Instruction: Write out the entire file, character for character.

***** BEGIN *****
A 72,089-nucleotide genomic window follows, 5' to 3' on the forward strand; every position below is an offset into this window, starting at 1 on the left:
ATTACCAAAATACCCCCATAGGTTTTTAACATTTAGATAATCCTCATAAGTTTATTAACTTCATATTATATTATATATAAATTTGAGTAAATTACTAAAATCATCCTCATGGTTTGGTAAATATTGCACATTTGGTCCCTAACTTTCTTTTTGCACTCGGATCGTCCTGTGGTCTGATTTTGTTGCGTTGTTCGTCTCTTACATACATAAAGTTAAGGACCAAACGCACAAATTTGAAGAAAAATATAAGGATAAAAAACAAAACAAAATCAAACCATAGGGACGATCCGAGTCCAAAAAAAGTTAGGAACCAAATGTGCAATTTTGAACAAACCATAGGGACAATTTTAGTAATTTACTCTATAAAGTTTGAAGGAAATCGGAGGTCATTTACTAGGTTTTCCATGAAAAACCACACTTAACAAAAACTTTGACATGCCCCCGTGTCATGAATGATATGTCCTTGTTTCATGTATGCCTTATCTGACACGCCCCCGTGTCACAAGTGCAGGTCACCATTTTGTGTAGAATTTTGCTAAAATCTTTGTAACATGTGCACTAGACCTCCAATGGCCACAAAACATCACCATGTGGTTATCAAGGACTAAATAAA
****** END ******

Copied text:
A 72,089-nucleotide genomic window follows, 5' to 3' on the forward strand; every position below is an offset into this window, starting at 1 on the left:
ATTACCAAAATACCCCCATAGGTTTTTAACATTTAGATAATCCTCATAAGTTTATTAACTTCATATTATATTATATATAAATTTGAGTAAATTACTAAAATCATCCTCATGGTTTGGTAAATATTGCACATTTGGTCCCTAACTTTCTTTTTGCACTCGGATCGTCCTGTGGTCTGATTTTGTTGCGTTGTTCGTCTCTTACATACATAAAGTTAAGGACCAAACGCACAAATTTGAAGAAAAATATAAGGATAAAAAACAAAACAAAATCAAACCATAGGGACGATCCGAGTCCAAAAAAAGTTAGGAACCAAATGTGCAATTTTGAACAAACCATAGGGACAATTTTAGTAATTTACTCTATAAAGTTTGAAGGAAATCGGAGGTCATTTACTAGGTTTTCCATGAAAAACCACACTTAACAAAAACTTTGACATGCCCCCGTGTCATGAATGATATGTCCTTGTTTCATGTATGCCTTATCTGACACGCCCCCGTGTCACAAGTGCAGGTCACCATTTTGTGTAGAATTTTGCTAAAATCTTTGTAACATGTGCACTAGACCTCCAATGGCCACAAAACATCACCATGTGGTTATCAAGGACTAAATAAA